Former captain Michael Vaughan believes England's decision-making has been “a bit safe and a bit fearful” in the second Investec Test against New Zealand.
There has been plenty to celebrate during the match, with England running up a 467-run lead after centuries from Joe Root and Alastair Cook and eight wickets from an on-song Graeme Swann.
But with rain washing out day one at Headingley and the final day subject to mixed forecasts for much of the week, Vaughan thinks captain Alastair Cook has been excessively cautious at times.
Cook first opted not to enforce the follow-on when it was available on the third evening and then batted on until the Black Caps' winning target was unfeasibly high.
That took potentially important time out of the game but when England did get down to the business of bowling the opposition out, Cook declined to surround the bat with close catchers.
Vaughan had no issue with the follow-on decision but believes England could have been more attacking in the field.
"If they're honest, and they should be, they will look at where they could improve tactically. With strategic aggression they could have won this game already," Vaughan told Test Match Special.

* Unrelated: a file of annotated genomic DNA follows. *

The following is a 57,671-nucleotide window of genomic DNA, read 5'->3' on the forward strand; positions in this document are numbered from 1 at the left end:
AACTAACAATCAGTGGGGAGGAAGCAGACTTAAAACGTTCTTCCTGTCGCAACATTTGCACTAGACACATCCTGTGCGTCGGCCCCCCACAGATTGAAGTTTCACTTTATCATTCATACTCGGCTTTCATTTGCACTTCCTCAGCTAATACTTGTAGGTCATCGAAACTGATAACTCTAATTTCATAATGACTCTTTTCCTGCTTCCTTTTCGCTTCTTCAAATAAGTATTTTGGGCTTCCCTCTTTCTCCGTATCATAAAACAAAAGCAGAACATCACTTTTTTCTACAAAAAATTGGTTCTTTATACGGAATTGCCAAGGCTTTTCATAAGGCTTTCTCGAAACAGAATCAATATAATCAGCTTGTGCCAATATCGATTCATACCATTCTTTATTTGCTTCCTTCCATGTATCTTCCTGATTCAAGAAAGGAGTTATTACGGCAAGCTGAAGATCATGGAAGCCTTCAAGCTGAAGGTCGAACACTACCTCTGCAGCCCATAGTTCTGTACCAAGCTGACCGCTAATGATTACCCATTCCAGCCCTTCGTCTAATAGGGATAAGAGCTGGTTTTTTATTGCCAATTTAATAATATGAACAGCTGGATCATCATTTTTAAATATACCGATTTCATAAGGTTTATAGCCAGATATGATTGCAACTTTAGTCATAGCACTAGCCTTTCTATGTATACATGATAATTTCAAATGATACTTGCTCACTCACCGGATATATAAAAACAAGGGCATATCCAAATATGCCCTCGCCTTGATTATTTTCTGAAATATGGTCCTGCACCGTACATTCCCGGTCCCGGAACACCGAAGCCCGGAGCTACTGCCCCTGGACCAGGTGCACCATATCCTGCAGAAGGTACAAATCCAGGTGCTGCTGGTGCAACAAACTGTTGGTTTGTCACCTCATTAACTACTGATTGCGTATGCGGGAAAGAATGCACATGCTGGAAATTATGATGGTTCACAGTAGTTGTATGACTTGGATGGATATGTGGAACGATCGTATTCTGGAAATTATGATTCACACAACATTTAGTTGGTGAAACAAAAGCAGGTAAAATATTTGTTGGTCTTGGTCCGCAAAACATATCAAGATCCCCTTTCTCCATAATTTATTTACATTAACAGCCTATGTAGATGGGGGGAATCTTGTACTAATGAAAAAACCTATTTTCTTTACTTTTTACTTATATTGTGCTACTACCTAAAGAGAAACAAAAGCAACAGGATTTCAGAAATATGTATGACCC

"I think batting again was a good decision but they could have been a bit more proactive (in the field).
"Everyone should have been catching: try to force the batsman into an error. I just thought it was a bit safe yesterday
"It would worry me if they don't sit in the dressing room and accept they've played it a bit too safe and been a bit fearful.
"They didn't get it right and you've got to be honest as players.
"There wasn't many occasions where Swann had four men around the bat.
"That's why you bat so long, to allow yourself periods with men around the bat."
Vaughan's predecessor as England captain, Nasser Hussain, felt more sympathy with Cook.
He told Sky Sports: "When it's your team you don't press G for gamble.
"Flower, Strauss and Cook, they've been successful by first being cautious, is there any surprise at what's happened in this Test match?"
Former Black Caps wicketkeeper Ian Smith, on the other hand, believes the tourists will have been delighted by some of England's tactics in Leeds.
Responding to Hussain in the Sky Sports studio, he said: "I cannot believe this pantomime I am seeing unfolding in front of me where coaches are putting pressure on the umpires and groundstaff. The fact of the matter is that Nasser should have been driving back to Essex yesterday afternoon.
"England have let New Zealand off the hook and New Zealand can't believe their luck.
"New Zealand have been given a lifeline here - we're 158 for six and we can't believe our luck. We're being given respect we don't deserve after being outplayed in this Test match."